While there was a royal palace in Locarno in 866 and a noble family with a castle in the 10th century, the oldest remaining parts of the Castello (part of the ring wall and residential tract and foundation of a tower) date to the late 12th or 13th century.
In 1164 Emperor Frederick Barbarossa granted Locarno the right to hold a market and for the first time mentioned the Capitanei di Locarno or noble families that administered the town and the Pieve or local church. While the Capitanei enjoyed the right of imperial immediacy, they did not always support the emperor. By around 1240 Locarno had become a stronghold of the Guelph faction which supported the pope against the emperor, possibly leading to the construction or expansion of the castle. In 1260 the Castello was attacked and destroyed by the pro-emperor Ghilbellines, leading Simon di Orelli, the most powerful member of the Capitanei to join the Ghilbellines and bring the town to the emperor's side until his death in 1290. The castle was rebuilt following the destruction of 1260.
During the 14th century Milan under the Visconti aggressively expanded into the valleys at the foot of the Alps. In 1342 Lucchino and Giovanni Visconti besieged and captured the castle from both the landward and lake sides. Many members of the Capitanei were captured. After accepting the Visconti as their new overlords, they were quickly released from captivity and restored to their former positions under a podestà appointed by Milan. The podestà became the only resident of the castle and some of the buildings were allowed to fall into ruin. However, under the Visconti the fortifications were strengthened and new defensive walls were built.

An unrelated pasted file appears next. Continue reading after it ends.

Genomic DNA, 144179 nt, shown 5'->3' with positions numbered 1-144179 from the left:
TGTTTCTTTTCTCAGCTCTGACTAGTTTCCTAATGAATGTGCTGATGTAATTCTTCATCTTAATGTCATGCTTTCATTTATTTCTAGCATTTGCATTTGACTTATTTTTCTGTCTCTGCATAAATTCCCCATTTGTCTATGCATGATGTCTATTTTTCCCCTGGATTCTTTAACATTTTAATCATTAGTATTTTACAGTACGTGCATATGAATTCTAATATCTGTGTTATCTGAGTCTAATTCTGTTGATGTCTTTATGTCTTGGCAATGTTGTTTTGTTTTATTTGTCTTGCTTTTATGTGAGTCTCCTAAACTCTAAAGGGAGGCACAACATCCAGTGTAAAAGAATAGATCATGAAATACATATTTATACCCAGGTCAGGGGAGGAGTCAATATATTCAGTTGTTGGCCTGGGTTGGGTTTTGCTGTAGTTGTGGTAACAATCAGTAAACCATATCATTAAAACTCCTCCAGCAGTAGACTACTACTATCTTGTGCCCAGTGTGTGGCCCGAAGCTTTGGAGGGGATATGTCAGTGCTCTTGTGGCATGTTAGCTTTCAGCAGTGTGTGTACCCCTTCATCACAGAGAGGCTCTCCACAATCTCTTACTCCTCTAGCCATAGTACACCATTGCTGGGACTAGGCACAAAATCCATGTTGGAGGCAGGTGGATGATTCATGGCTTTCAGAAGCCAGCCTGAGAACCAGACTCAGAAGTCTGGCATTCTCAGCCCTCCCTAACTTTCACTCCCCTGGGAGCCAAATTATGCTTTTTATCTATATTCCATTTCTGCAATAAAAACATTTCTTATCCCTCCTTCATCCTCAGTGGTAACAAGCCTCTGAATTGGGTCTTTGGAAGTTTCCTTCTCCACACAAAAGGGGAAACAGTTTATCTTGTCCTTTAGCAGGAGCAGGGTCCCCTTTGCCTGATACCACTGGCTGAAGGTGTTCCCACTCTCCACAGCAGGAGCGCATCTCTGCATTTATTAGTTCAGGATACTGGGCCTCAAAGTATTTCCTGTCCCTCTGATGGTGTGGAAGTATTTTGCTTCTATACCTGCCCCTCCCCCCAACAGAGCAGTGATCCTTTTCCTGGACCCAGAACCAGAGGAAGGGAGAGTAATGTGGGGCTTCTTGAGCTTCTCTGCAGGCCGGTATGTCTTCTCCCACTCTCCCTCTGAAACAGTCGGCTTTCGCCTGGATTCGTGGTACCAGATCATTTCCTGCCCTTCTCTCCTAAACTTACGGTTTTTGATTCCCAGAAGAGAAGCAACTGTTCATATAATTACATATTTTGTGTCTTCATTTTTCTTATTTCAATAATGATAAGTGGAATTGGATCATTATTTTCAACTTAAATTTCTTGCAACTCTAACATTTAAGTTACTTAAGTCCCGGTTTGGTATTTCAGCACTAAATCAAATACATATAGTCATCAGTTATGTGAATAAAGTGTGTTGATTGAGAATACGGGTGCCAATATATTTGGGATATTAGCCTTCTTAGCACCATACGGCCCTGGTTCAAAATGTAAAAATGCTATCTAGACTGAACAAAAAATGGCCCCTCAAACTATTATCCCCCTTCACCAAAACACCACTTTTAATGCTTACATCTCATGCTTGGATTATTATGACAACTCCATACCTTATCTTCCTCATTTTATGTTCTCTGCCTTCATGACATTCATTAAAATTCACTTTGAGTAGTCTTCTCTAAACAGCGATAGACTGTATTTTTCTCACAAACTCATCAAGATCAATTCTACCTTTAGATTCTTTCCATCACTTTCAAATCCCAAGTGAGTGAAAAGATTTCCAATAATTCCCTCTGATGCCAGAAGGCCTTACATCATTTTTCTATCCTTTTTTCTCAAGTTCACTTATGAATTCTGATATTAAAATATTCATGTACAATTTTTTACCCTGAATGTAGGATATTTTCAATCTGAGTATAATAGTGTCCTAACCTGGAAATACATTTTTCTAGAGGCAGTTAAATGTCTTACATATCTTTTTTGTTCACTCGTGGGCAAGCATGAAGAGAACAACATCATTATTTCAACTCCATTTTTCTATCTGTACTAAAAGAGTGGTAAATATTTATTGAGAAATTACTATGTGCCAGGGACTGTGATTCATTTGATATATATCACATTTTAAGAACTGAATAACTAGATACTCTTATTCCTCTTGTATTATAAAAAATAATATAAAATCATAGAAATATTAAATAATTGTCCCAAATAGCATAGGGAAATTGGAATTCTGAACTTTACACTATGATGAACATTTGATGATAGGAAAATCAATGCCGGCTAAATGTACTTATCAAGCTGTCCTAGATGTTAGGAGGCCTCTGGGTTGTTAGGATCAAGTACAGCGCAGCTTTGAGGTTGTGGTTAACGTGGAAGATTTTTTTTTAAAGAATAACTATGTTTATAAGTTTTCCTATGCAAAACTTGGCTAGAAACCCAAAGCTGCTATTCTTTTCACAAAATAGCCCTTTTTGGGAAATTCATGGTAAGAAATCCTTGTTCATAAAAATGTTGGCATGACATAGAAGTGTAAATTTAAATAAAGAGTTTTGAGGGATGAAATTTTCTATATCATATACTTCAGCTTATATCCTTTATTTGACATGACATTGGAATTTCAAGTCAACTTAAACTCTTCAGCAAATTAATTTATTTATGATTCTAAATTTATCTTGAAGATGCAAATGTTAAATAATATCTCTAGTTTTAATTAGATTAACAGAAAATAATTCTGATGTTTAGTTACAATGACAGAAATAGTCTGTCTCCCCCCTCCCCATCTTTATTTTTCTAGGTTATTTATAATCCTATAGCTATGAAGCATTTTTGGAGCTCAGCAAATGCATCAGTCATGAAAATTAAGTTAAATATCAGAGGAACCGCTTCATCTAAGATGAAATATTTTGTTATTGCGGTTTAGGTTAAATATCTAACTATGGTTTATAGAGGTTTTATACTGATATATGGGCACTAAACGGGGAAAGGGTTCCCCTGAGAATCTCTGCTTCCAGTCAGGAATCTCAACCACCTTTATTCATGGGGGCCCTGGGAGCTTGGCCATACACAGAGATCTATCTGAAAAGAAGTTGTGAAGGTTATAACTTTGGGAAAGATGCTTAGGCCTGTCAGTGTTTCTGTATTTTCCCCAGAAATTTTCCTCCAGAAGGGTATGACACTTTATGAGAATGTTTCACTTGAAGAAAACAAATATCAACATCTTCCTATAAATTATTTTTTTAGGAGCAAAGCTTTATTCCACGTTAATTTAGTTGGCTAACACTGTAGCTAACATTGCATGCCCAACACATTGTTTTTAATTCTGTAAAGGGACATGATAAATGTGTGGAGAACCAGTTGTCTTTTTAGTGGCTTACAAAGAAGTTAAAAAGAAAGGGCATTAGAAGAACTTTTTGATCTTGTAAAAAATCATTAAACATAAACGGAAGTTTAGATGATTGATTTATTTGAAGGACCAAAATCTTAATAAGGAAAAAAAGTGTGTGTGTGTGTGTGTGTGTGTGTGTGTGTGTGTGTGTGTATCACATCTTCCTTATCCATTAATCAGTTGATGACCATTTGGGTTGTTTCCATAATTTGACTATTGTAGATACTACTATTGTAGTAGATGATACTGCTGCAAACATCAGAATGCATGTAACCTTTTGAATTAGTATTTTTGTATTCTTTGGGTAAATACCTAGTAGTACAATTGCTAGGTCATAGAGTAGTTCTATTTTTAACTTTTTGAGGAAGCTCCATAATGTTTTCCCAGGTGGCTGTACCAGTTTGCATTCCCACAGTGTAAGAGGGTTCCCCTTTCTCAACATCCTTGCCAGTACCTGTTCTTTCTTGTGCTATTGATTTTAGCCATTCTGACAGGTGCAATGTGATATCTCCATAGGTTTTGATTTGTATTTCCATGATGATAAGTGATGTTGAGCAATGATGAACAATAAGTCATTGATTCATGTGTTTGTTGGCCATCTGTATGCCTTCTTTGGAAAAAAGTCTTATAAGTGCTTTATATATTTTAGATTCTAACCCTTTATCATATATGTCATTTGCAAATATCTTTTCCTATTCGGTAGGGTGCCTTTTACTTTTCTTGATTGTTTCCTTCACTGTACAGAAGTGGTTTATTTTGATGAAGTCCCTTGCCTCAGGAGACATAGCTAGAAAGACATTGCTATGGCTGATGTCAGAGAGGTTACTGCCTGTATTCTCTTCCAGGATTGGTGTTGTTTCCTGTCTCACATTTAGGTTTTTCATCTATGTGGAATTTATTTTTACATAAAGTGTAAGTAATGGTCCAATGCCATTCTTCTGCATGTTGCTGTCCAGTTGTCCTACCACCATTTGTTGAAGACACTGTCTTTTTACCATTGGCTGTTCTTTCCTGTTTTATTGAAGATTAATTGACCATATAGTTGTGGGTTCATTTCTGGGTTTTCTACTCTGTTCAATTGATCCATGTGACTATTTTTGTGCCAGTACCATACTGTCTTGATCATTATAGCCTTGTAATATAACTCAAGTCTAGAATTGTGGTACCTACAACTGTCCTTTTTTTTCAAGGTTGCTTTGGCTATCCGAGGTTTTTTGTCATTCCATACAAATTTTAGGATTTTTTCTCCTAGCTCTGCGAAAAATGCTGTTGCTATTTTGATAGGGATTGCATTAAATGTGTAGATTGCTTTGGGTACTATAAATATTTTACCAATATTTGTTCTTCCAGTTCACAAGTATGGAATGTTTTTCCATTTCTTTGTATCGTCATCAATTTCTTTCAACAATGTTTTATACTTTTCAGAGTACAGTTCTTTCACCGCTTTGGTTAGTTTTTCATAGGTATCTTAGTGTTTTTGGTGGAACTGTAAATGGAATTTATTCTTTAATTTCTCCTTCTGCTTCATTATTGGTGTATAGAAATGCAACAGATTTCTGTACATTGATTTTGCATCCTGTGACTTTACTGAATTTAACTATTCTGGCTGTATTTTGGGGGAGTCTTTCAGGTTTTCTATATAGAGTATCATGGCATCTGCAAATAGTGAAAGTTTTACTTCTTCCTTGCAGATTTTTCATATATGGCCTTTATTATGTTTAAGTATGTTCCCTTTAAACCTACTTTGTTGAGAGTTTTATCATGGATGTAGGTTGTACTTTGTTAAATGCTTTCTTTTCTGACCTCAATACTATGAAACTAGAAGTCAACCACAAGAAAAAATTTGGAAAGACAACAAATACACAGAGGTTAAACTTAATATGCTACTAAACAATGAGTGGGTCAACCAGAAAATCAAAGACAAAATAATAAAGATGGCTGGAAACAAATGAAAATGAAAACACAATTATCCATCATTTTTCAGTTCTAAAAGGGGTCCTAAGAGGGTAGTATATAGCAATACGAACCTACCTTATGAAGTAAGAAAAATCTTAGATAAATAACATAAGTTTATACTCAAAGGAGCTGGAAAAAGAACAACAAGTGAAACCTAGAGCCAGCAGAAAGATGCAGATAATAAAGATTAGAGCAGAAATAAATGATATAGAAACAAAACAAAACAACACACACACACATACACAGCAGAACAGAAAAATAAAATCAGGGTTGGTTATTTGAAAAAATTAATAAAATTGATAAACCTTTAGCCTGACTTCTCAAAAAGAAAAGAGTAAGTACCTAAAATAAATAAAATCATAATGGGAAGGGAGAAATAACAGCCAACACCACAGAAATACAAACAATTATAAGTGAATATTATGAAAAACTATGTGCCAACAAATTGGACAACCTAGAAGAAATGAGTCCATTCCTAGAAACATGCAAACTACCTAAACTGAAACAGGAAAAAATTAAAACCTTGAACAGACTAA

In 1439 the Visconti appointed Franchino Rusca as podestà in Locarno. Under the Rusca family, the castle was renovated, repaired and expanded. It was transformed into an ornate late medieval administrative castle. A little south of the old main tower, a palazzo was built with ornate halls, large chimneys, and an arcade leading to the courtyard. It was surrounded by a ring wall with machicolations and half-round towers which were topped with swallow-tail merlons. Today, part of the Rusca castle wall still remains on the south-west side of the castle compound. By the mid to late 15th century the Duke of Milan became concerned that the Rusca family might support the Old Swiss Confederacy against Milan. He appointed a castellan to manage the castle for him. The Rusca family remained at the castle in the palazzo, while the castellan lived in the old main tower, known as the Rocca. The various castellans often wrote letters to Milan asking for money to repair the old, uncomfortable tower and more soldiers to garrison it.
In 1495 Louis XII of France offered Locarno to the Swiss Confederacy in exchange for military help against Milan. Four years later he invaded Lombardy and quickly captured the castle and town of Locarno. However, he continually delayed and avoided handing the town over to the Swiss. In 1503, the Confederation invaded and conquered the Leventina valley and captured Locarno. However, the Treaty of Arona, in the same year, gave the fortifications at Bellinzona to the Confederation but returned the town to France. In 1507 the castle complex was expanded, for the last time, when the Rivellino, a triangular bastion, was added to the north side of the complex. In 2006 the historian Marino Viganò presented evidence that the Rivellino was designed, planned and constructed by Leonardo da Vinci, though no surviving documents prove this.
In 1512, during the War of the League of Cambrai, the Confederation again invaded the Alpine foothills including Locarno. They besieged the castle, but did not have the artillery needed to capture it. In 1513, negotiations after the decisive Swiss victory at the Battle of Novara gave temporary control over the castle to the Swiss. The 1516 peace treaty which ended the War of the League of Cambrai gave them permanent control over much of Ticino including Locarno.